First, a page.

SPRINGFIELD -- Gov. Pat Quinn who delayed spending money to fix leaks in the Executive Mansion roof and now he says upgrades to the Capitol should be put on hold, too.
In action Monday, the Democrat from Chicago approved much of the state's $35.7 billion spending plan for the fiscal year, beginning today.
But, he used his veto pen to remove language related to the renovation of the centerpiece of state government, citing "excessive flourishes" made in a 2012 upgrade of the historic building's west wing.
"While ensuring the Capitol building is modern and accessible to all people in Illinois is a priority, the state cannot afford to move forward with additional renovations this year," he said.
The move is only symbolic because plans for further work on the facility have not been completed. But, it fits in with his push to cast himself as a populist heading into the November general election.
Quinn, who faces Republican businessman Bruce Rauner, signed off on spending $40,000 to fix leaks in the mansion on Monday after months of allowing the problems to damage bedrooms in the 1850s-era facility. Workers had been forced to remove historic furnishings from the affected areas.
At the Capitol, renovations have been ongoing for several years, including the controversial installation of copper-clad doors on the west wing.
In addition to halting more work on the building, the governor also borrowed an idea voiced by Rauner just two weeks ago, saying he wants to reduce the state's fleet of airplanes.
Quinn instructed state purchasing officials to sell nine of the state's 21 aircraft, including seven from the Illinois Department of Transportation and two from the Illinois State Police. It was not clear how much money would be pared from the $7 million currently spent on the planes.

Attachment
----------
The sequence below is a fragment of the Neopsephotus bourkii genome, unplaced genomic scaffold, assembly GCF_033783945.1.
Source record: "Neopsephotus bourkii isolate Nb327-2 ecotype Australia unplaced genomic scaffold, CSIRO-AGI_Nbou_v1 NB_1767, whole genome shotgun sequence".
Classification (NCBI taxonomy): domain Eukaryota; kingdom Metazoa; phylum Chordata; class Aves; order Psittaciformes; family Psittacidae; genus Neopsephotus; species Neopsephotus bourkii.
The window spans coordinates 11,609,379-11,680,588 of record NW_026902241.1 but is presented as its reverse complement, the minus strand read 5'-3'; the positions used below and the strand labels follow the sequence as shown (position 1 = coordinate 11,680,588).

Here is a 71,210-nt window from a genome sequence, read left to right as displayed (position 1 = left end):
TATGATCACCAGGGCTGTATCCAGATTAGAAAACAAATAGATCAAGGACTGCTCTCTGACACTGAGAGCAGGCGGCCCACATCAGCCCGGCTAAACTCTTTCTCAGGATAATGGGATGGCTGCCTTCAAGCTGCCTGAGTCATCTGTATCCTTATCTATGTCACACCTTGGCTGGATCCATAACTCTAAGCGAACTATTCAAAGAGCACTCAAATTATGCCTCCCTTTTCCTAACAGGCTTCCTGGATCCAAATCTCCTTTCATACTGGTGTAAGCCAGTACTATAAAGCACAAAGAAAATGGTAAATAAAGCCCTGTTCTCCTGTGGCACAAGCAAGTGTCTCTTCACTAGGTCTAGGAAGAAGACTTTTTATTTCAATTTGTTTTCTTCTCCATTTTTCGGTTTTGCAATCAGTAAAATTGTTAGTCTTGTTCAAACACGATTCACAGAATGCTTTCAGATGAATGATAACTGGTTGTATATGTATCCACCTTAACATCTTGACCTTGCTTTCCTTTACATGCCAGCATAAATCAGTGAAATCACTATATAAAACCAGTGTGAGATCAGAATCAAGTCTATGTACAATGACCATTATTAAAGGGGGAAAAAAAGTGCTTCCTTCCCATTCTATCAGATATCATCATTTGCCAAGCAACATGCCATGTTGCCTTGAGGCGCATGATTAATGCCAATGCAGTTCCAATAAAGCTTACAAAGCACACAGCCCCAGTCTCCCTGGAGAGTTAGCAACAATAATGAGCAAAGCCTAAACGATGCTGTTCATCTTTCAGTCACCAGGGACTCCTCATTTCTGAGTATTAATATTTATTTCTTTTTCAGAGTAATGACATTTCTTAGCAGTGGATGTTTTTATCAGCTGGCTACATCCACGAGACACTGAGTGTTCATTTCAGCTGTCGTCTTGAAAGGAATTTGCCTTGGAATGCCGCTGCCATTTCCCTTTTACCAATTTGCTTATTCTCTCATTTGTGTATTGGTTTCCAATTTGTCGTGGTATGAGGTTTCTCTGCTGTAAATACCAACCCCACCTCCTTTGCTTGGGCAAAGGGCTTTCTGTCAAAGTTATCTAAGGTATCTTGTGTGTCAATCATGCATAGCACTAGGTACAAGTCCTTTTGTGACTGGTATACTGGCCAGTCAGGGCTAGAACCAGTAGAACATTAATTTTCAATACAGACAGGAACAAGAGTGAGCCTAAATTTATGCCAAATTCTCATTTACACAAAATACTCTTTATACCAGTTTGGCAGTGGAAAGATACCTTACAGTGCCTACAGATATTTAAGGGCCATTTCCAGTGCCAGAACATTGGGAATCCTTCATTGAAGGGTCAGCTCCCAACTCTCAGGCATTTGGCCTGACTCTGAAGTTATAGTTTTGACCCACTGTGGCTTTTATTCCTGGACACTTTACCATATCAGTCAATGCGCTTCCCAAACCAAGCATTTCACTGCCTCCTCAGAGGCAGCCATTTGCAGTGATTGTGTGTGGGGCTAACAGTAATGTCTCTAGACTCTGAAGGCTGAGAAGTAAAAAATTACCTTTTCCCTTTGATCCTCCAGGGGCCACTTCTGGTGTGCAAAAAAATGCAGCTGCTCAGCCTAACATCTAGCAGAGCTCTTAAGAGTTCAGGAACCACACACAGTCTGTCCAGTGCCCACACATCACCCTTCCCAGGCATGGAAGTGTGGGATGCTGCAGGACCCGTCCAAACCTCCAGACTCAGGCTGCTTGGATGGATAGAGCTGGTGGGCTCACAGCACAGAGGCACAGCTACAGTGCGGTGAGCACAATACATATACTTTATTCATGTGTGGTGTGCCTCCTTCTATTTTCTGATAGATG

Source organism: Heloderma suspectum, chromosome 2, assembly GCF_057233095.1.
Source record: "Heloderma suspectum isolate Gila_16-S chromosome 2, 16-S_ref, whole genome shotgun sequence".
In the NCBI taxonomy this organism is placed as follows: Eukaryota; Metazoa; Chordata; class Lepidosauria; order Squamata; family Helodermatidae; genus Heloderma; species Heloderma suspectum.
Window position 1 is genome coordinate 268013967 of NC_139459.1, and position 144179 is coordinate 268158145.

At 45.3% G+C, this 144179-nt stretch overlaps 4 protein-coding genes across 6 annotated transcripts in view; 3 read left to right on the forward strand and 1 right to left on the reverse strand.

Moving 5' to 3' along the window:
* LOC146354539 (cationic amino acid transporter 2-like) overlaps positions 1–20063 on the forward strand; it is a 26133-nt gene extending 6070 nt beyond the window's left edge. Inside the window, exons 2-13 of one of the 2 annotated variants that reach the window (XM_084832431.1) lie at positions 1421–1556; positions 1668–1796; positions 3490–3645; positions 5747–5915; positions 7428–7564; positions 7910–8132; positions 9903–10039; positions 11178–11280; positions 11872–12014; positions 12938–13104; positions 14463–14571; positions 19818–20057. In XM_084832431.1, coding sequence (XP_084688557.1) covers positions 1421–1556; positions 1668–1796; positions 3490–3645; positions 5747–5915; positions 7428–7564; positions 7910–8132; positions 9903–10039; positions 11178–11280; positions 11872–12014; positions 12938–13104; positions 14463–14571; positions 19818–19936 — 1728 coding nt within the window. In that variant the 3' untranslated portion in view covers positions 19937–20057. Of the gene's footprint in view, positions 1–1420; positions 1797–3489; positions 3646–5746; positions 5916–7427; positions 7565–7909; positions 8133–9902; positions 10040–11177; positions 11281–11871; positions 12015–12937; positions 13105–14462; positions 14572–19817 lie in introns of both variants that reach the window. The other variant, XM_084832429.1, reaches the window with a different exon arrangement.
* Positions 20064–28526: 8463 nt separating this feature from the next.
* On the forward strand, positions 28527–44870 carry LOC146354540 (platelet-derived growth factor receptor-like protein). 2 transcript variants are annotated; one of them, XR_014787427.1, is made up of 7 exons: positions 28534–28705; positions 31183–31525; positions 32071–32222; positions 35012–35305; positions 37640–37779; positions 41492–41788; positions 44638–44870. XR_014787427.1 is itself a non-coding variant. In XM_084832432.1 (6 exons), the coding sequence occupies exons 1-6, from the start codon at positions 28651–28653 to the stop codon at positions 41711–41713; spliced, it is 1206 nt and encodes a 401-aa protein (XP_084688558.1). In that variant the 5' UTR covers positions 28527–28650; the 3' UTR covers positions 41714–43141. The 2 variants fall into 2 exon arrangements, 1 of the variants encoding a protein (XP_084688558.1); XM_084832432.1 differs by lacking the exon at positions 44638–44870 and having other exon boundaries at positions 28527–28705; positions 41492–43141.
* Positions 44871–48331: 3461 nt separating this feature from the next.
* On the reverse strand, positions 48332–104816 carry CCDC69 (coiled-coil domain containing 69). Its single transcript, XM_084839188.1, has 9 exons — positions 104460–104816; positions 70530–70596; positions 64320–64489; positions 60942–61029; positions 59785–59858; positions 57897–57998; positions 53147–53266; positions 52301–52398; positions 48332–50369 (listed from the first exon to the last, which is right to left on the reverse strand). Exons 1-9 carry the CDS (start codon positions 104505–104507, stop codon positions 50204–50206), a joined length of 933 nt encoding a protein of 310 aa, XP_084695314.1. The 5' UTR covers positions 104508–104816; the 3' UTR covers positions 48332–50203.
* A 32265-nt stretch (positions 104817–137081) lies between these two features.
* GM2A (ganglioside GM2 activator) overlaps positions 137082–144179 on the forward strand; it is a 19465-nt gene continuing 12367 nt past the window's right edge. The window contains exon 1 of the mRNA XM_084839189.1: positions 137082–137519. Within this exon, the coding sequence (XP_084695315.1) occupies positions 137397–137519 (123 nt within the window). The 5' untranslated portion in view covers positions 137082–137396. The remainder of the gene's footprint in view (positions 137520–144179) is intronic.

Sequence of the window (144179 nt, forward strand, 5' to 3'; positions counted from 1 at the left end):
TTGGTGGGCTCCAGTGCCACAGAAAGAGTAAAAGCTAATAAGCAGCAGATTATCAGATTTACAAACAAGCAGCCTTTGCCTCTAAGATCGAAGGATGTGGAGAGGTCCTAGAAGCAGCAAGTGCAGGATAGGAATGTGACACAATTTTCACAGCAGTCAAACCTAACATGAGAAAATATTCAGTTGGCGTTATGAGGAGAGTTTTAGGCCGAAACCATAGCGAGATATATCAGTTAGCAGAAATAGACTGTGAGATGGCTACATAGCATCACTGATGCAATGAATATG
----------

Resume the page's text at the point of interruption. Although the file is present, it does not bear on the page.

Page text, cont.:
The Illinois Republican Party was quick to point out that Quinn recently called a similar suggestion by Rauner a budgetary "prank."
State Rep. Bill Mitchell, R-Forsyth, who has long championed the sale of the state's air fleet, called the governor's move a "step in the right direction."
"It (the air fleet) was just a bad symbol that people in Springfield are out of touch," Mitchell said.
While the cuts are designed to be politically popular, they'll do little to correct major flaws in the overall spending blueprint.
Lawmakers left town in May having approved an extra $100 million for schools, but other state agencies could face significant cuts if the state's temporary tax increase expires as scheduled on Jan. 1.
During testimony to House and Senate members this spring, top officials from a variety of agencies outlined a number of doomsday scenarios that would unfold if the tax hike isn't extended, including the closure of prisons and the release of thousands of inmates.
“While legislators didn't do their job on the budget, I will continue to do mine,” Quinn said. “Reducing the budget and identifying additional efficiencies will help minimize the impact of cuts in vital services and maintain our hard-won fiscal gains. While there's more work to do, we must ensure the state lives within its means.”
Rikeesha Phelon, spokeswoman for Senate President John Cullerton, D-Chicago, said, "There are going to be more tough choices moving forward."
The threat of cuts could become a focal point in the hotly contested race for governor. Rauner opposes extending the income tax but hasn't outlined a comprehensive plan for how to grapple with the loss of an estimated $1.6 billion in revenue if the tax rolls back from its 5 percent rate to 3.75 percent.
Rauner called the budget "broken."
"In five years of Quinn budgets, we’ve seen higher taxes and decimated education funding, and the results have been the highest unemployment in the Midwest and too many failing schools. We need to fundamentally shake up the way Springfield does business and enact structural reforms to fix our broken state government," the political newcomer from Winnetka said.
State Sen. Matt Murphy, R-Palatine, minority party spokesman of the Senate Appropriations Committee, skewered the governor's move to cut spending on the Capitol.
"This is a phony cut from a phony budget. Why would Pat Quinn try to convince people that he is reining in spending by cutting an appropriation that he knows wasn’t even going to be spent this year? This phony cut will have zero impact on the state budget in Fiscal Year 2015.
In the meantime, Illinoisans will continue to live under the economic insecurity created by Gov. Quinn’s poor fiscal choices," Murphy said.